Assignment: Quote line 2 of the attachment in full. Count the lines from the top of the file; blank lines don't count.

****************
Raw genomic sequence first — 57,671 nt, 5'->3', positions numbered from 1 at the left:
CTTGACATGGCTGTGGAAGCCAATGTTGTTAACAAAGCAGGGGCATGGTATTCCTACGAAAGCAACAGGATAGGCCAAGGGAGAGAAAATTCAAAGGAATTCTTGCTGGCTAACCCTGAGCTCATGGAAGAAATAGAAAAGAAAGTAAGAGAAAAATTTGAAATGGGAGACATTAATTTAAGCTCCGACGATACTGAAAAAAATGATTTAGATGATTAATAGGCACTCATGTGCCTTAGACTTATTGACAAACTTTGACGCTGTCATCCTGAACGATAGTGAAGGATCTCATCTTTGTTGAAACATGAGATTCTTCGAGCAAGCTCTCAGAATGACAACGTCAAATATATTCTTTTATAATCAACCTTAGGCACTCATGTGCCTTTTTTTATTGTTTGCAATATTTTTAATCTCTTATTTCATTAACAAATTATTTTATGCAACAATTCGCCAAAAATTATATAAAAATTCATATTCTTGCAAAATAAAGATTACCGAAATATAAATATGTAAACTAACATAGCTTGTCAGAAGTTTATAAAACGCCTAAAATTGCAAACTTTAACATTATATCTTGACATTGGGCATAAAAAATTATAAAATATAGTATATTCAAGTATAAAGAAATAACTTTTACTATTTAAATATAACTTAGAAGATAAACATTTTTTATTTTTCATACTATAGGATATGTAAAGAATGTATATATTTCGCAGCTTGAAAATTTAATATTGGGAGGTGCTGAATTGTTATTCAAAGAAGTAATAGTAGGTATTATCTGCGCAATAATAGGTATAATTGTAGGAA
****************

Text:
CTTGACATGGCTGTGGAAGCCAATGTTGTTAACAAAGCAGGGGCATGGTATTCCTACGAAAGCAACAGGATAGGCCAAGGGAGAGAAAATTCAAAGGAATTCTTGCTGGCTAACCCTGAGCTCATGGAAGAAATAGAAAAGAAAGTAAGAGAAAAATTTGAAATGGGAGACATTAATTTAAGCTCCGACGATACTGAAAAAAATGATTTAGATGATTAATAGGCACTCATGTGCCTTAGACTTATTGACAAACTTTGACGCTGTCATCCTGAACGATAGTGAAGGATCTCATCTTTGTTGAAACATGAGATTCTTCGAGCAAGCTCTCAGAATGACAACGTCAAATATATTCTTTTATAATCAACCTTAGGCACTCATGTGCCTTTTTTTATTGTTTGCAATATTTTTAATCTCTTATTTCATTAACAAATTATTTTATGCAACAATTCGCCAAAAATTATATAAAAATTCATATTCTTGCAAAATAAAGATTACCGAAATATAAATATGTAAACTAACATAGCTTGTCAGAAGTTTATAAAACGCCTAAAATTGCAAACTTTAACATTATATCTTGACATTGGGCATAAAAAATTATAAAATATAGTATATTCAAGTATAAAGAAATAACTTTTACTATTTAAATATAACTTAGAAGATAAACATTTTTTATTTTTCATACTATAGGATATGTAAAGAATGTATATATTTCGCAGCTTGAAAATTTAATATTGGGAGGTGCTGAATTGTTATTCAAAGAAGTAATAGTAGGTATTATCTGCGCAATAATAGGTATAATTGTAGGAA